After our 11-hour trip from Desolation Sound to Nanaimo, we decided to stay a second day at Nanaimo. It was a good time to take care of some maintenance around the boat and to rest. We took a long walk along the Nanaimo Harbour Walkway in the morning before it got too hot. The heat wave was continuing, and it was in the high 80s or low 90s again today. Not much wind in Port of Nanaimo either, and it didn’t get below 60 overnight. The boat was hot.
This morning’s marine weather forecast for Georgia Strait was “wind light.” That’s all. There was no mention of wind direction or velocity. We can’t remember ever hearing such a short forecast. It was cloudy with fog in places and Phoenix was still soaked from last night’s rain. But it was calm in Refuge Cove and the rain had stopped, so we decided it was time to head south.
Refuge Cove, on West Redonda Island, is a main supply point for boats traveling in Desolation Sound. The facility includes a fuel dock and a store with basic supplies, a small selection of fresh vegetables, dairy items, frozen foods, a full liquor store, a post office, and a small café/gift shop. Their moorage includes power and WiFi, so we decided to head over there.
We ended up staying two more days in Prideaux Haven, one of the premier anchorages in Desolation Sound Marine Provincial Park. The unsettled weather persisted, including strong southeast winds in the straits. However, it was calm in the anchorage and was a good place to stay until we had better traveling weather. Our day started out cloudy and dry, but the rain set in by mid-morning and turned into a downpour for the rest of the day…and night…and next day…and night… You get the picture.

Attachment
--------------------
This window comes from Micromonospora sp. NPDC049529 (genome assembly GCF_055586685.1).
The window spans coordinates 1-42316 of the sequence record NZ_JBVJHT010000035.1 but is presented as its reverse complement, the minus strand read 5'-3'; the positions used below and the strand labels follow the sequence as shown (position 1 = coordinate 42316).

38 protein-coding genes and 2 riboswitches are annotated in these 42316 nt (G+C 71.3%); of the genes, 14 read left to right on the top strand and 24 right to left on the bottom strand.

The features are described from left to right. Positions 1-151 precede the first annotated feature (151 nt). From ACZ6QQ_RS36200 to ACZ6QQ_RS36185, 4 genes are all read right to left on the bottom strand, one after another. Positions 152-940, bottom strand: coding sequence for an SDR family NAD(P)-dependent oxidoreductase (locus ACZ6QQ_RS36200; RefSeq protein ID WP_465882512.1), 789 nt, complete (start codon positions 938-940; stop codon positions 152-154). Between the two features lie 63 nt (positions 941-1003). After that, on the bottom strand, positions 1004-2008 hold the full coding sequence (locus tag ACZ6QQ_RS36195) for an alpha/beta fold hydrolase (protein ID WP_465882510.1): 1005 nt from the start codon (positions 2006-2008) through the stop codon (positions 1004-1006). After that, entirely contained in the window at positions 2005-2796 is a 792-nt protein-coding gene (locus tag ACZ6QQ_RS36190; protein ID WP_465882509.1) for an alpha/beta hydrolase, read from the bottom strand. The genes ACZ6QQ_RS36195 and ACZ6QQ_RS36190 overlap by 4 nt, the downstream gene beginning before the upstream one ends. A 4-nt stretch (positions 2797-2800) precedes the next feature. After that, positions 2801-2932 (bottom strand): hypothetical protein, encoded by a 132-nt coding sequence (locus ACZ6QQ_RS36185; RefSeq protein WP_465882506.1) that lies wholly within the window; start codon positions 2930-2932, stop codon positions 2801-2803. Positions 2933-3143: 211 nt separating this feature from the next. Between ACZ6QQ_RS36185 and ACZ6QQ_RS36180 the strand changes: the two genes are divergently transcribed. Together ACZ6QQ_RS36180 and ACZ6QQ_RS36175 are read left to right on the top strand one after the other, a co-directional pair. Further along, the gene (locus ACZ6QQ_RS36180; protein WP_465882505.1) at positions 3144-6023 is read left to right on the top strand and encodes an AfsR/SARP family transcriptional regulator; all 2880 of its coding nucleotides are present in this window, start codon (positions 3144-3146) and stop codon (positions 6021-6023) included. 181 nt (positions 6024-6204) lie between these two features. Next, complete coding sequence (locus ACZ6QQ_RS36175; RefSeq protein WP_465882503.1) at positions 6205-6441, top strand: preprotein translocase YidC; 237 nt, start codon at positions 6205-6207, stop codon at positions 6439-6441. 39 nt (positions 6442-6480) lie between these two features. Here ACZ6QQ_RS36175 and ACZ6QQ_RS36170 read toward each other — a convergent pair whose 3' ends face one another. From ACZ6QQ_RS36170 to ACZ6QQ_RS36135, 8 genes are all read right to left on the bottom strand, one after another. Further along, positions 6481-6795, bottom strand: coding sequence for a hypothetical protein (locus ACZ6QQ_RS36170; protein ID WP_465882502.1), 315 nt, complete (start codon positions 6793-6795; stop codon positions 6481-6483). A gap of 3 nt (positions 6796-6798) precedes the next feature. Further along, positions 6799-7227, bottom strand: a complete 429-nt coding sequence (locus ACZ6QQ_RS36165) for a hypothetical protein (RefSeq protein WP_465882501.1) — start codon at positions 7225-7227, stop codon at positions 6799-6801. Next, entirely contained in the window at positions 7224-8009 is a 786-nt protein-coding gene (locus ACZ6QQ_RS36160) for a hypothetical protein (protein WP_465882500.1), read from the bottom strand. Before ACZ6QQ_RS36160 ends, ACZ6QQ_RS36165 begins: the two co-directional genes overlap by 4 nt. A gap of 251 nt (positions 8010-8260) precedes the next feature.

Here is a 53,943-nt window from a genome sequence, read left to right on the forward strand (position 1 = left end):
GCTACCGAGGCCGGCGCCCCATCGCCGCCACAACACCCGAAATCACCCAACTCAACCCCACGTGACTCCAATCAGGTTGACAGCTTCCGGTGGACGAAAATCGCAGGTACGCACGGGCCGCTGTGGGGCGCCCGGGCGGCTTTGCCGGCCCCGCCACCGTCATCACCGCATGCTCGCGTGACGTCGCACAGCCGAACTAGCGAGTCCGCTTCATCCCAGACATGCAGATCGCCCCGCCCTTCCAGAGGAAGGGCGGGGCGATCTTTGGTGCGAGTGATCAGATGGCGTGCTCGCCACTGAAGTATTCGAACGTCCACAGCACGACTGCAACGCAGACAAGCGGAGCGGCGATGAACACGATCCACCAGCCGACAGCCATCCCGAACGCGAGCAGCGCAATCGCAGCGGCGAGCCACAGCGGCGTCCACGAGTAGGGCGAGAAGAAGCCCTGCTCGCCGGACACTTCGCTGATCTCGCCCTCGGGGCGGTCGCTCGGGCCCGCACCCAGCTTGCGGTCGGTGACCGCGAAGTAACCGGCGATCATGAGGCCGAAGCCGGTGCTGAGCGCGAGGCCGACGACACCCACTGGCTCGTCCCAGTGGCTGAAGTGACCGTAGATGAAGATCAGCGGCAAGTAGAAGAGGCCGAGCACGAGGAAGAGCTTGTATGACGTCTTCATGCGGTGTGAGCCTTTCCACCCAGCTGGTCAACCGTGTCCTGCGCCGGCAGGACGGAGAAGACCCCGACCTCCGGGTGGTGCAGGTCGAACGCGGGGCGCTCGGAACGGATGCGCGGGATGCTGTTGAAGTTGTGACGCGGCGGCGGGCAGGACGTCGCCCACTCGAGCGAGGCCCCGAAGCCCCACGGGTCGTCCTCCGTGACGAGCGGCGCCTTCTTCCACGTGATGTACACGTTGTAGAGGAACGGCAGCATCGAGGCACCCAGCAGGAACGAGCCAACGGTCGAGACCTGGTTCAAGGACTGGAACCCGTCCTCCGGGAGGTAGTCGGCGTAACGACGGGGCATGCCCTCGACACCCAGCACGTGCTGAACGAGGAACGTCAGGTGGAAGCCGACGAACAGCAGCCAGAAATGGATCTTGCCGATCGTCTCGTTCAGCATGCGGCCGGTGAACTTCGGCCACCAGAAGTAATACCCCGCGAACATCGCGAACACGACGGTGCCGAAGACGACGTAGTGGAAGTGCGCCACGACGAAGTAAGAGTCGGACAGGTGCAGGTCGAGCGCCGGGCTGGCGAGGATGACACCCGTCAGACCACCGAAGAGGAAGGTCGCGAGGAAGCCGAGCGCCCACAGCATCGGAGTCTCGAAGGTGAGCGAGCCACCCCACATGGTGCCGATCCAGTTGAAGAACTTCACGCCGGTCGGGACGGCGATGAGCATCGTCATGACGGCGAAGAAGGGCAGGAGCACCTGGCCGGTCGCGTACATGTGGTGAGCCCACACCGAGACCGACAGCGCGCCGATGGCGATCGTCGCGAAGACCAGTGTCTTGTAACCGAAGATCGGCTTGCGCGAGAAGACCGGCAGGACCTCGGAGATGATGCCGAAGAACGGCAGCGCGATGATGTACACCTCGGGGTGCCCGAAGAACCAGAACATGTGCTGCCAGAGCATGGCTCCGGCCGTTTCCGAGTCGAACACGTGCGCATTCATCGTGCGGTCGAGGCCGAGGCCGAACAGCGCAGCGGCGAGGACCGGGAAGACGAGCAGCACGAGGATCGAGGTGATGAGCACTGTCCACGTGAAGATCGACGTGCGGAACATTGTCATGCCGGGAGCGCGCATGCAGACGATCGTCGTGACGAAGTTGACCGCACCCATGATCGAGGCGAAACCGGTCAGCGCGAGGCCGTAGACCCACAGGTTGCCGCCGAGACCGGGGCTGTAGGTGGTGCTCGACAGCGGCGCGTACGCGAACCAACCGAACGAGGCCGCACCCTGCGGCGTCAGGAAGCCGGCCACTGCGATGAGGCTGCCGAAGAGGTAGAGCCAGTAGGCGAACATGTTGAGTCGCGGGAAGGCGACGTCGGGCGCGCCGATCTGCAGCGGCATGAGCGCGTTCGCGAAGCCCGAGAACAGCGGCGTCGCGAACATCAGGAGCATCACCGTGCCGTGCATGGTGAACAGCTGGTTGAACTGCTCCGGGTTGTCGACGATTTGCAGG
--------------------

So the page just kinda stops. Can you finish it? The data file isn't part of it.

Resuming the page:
It rained hard all night and we had lots of noise from the Canoe Pass turbulence, when waves splashed against our stern as the current reached peak velocity. Between the rain on the deck and the waves on the hull, it wasn’t a great night for sleeping! Our barometer was still low this morning (1008 millibars) and it was foggy again and raining hard. We had our choice of leaving Dent Island when the current was slack at either 0600 or 1200. We decided to wait for the 1200 slack, hoping the fog would clear out and the rain would let up.
It rained hard overnight and was still raining when we woke up this morning. It was also very foggy and the forecast called for southeast winds of 15-25 knots. Decided we’d spend a second day at the comfortable Dent Island Lodge docks. It seemed like a better alternative than trying to navigate through the rapids in fog!